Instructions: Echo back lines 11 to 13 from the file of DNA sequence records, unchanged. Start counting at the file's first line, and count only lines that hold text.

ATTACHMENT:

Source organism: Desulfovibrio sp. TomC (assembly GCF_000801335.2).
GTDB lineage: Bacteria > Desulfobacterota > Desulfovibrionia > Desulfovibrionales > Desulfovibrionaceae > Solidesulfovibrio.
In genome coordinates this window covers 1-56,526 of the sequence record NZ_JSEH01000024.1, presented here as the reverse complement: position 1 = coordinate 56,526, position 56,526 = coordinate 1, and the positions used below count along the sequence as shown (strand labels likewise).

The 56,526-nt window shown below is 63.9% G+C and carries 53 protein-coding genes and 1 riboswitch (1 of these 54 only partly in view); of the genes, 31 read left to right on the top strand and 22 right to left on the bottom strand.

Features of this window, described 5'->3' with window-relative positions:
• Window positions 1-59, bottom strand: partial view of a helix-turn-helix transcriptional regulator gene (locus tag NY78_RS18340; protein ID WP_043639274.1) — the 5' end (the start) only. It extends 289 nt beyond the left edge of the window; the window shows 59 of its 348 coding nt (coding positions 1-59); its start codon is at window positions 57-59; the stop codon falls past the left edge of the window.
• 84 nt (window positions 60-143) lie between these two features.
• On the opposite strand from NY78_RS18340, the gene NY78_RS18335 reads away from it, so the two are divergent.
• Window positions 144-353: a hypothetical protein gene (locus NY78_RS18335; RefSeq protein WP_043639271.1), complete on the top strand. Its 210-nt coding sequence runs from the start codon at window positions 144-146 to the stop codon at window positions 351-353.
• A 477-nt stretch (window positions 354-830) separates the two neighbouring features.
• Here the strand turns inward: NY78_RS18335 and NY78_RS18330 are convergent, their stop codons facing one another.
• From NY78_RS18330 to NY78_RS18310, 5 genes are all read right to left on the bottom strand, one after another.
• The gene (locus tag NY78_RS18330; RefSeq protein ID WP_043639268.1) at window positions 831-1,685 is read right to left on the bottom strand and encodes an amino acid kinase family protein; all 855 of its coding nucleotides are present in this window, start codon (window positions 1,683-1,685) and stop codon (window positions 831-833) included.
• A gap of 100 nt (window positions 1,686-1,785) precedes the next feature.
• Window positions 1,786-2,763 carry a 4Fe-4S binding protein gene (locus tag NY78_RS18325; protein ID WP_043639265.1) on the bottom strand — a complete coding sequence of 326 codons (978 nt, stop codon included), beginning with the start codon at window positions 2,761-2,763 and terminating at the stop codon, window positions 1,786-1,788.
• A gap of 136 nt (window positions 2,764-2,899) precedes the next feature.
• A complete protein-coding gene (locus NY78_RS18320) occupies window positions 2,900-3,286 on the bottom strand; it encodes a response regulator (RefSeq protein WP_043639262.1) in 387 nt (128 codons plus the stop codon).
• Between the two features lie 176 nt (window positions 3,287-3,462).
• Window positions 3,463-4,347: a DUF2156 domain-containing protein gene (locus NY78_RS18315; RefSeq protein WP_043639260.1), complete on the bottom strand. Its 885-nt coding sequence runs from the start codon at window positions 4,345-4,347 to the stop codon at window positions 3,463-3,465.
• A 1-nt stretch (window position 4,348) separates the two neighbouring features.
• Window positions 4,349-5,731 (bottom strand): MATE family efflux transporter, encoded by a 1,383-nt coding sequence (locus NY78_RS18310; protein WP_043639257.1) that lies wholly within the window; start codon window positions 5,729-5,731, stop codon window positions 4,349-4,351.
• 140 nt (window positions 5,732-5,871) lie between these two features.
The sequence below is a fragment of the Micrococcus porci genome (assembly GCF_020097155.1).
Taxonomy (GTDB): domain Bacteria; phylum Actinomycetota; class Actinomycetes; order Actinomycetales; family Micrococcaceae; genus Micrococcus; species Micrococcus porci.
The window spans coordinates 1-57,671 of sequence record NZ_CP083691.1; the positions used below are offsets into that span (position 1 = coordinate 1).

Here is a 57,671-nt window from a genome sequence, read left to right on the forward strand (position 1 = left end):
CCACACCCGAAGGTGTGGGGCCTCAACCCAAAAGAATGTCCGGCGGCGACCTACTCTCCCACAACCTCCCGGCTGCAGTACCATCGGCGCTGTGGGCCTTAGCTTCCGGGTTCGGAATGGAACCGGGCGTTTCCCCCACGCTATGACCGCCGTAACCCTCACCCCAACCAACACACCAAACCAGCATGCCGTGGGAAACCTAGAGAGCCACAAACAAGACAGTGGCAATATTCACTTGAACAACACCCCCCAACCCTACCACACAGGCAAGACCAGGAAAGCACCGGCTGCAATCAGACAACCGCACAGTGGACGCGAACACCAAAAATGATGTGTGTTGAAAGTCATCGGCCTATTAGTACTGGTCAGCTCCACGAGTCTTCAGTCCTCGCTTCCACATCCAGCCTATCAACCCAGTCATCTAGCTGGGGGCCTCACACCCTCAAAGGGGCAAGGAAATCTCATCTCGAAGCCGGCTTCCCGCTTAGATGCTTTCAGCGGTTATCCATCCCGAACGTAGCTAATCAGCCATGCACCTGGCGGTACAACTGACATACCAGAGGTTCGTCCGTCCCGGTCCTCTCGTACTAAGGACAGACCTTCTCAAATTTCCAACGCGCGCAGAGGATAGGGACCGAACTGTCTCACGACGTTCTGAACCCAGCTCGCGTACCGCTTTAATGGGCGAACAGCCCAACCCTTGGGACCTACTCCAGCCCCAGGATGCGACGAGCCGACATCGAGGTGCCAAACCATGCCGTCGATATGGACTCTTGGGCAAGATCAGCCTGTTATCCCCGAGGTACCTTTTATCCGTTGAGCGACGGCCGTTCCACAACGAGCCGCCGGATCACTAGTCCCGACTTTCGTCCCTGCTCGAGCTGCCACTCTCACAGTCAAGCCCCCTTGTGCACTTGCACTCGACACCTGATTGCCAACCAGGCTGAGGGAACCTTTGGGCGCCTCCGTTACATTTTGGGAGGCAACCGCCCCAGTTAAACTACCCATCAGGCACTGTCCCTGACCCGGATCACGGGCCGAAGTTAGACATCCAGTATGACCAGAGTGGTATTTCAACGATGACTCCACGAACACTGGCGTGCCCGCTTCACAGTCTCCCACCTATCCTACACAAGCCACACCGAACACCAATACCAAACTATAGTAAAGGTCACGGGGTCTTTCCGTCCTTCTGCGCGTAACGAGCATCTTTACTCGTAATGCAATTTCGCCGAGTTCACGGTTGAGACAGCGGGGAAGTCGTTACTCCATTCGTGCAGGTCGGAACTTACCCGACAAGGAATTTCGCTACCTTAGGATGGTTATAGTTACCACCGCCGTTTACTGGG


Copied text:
• Here the strand turns inward: NY78_RS18335 and NY78_RS18330 are convergent, their stop codons facing one another.
• From NY78_RS18330 to NY78_RS18310, 5 genes are all read right to left on the bottom strand, one after another.
• The gene (locus tag NY78_RS18330; RefSeq protein ID WP_043639268.1) at window positions 831-1,685 is read right to left on the bottom strand and encodes an amino acid kinase family protein; all 855 of its coding nucleotides are present in this window, start codon (window positions 1,683-1,685) and stop codon (window positions 831-833) included.